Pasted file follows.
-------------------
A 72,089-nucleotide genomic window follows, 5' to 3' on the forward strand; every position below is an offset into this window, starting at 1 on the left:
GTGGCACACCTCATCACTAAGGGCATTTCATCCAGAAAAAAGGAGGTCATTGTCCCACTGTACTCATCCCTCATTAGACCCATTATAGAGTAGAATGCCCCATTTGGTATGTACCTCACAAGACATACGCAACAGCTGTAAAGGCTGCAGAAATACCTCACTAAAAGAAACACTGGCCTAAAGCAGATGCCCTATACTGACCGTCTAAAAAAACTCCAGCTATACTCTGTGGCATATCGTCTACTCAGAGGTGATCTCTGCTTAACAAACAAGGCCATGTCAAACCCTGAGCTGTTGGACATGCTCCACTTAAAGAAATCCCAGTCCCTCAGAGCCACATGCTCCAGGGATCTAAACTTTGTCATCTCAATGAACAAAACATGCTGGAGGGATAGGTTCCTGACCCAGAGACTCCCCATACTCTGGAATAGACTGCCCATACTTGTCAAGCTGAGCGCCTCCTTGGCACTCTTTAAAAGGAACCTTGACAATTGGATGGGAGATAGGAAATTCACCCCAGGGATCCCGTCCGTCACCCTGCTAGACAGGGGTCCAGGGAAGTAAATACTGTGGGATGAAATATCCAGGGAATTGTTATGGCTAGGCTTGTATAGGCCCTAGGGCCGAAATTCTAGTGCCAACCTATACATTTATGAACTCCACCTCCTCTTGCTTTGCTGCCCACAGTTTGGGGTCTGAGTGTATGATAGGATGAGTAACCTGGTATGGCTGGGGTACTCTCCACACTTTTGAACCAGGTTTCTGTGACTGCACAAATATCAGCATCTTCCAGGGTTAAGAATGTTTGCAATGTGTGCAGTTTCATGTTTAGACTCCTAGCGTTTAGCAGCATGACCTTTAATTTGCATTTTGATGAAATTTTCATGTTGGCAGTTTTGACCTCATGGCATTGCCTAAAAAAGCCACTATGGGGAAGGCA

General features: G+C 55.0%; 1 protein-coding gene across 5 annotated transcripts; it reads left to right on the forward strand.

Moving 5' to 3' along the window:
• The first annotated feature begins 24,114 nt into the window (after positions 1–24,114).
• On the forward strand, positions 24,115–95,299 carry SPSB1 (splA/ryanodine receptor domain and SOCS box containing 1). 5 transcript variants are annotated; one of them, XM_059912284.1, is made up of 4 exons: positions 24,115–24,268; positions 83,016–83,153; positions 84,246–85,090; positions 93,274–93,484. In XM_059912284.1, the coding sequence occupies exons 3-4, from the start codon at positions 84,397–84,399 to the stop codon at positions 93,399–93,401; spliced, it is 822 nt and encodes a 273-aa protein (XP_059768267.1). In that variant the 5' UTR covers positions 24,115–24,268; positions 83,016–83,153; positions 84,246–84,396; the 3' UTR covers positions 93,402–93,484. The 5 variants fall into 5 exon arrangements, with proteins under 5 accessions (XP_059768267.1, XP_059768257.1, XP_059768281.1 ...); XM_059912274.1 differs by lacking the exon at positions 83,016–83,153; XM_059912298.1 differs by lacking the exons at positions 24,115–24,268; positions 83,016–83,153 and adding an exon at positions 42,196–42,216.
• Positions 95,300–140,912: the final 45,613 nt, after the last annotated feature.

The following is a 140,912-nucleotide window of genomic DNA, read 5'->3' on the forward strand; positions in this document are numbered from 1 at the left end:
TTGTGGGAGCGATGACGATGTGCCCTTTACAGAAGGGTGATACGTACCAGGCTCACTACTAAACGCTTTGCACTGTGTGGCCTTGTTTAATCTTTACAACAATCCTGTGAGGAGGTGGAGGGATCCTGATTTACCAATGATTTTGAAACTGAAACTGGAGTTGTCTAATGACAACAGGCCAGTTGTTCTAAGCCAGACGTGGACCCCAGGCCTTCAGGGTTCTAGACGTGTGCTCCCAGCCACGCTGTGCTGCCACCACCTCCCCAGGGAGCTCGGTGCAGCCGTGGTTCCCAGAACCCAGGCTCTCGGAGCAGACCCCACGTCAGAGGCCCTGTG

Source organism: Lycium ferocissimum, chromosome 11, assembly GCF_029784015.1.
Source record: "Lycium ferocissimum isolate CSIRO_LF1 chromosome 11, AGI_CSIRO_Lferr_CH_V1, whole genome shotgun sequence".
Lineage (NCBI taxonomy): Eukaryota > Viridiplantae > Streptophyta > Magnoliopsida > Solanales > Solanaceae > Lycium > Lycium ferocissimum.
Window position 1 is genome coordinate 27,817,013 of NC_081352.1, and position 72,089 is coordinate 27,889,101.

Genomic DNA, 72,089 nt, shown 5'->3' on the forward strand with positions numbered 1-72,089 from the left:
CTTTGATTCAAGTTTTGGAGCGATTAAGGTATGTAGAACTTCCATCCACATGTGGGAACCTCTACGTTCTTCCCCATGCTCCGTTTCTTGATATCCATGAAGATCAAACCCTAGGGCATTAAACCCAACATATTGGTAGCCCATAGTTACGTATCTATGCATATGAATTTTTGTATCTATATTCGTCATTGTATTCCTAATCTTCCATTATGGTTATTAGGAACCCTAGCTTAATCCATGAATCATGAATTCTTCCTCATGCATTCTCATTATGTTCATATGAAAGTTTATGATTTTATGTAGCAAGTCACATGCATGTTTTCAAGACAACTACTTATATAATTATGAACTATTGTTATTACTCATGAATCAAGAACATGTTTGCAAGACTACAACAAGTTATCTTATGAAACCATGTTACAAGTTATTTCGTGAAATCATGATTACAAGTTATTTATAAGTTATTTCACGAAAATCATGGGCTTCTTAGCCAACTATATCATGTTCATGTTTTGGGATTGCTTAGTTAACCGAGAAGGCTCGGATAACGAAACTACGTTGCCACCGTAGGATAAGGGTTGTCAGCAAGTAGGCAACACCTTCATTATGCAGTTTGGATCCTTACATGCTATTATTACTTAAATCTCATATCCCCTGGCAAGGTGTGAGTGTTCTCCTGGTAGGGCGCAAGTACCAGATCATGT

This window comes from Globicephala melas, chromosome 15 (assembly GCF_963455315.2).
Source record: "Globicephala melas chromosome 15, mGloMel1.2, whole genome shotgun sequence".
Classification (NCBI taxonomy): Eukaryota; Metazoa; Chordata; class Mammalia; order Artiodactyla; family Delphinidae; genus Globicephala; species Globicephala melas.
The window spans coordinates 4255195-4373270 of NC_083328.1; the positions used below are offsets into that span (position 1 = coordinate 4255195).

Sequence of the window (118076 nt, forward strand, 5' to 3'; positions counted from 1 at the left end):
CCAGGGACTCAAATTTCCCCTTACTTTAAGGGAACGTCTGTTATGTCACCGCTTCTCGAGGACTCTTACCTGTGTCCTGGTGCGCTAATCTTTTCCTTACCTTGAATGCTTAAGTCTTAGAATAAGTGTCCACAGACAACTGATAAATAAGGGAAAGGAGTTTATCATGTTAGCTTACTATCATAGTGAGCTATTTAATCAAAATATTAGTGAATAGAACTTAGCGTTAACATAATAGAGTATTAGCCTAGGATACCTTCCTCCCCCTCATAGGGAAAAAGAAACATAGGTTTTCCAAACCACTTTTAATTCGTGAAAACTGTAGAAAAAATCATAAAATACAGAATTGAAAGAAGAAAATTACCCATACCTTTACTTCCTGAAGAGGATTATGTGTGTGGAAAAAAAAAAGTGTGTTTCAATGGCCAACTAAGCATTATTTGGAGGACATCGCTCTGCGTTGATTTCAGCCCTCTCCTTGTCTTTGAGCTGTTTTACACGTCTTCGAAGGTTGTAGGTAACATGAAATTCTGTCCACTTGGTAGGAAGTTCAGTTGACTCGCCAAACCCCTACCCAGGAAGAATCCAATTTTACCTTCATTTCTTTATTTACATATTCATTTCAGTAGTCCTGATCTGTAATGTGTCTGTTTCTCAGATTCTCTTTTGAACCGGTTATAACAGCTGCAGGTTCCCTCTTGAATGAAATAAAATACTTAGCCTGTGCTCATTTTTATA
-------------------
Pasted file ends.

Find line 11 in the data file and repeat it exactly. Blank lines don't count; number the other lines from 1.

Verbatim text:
Source record: "Lycium ferocissimum isolate CSIRO_LF1 chromosome 11, AGI_CSIRO_Lferr_CH_V1, whole genome shotgun sequence".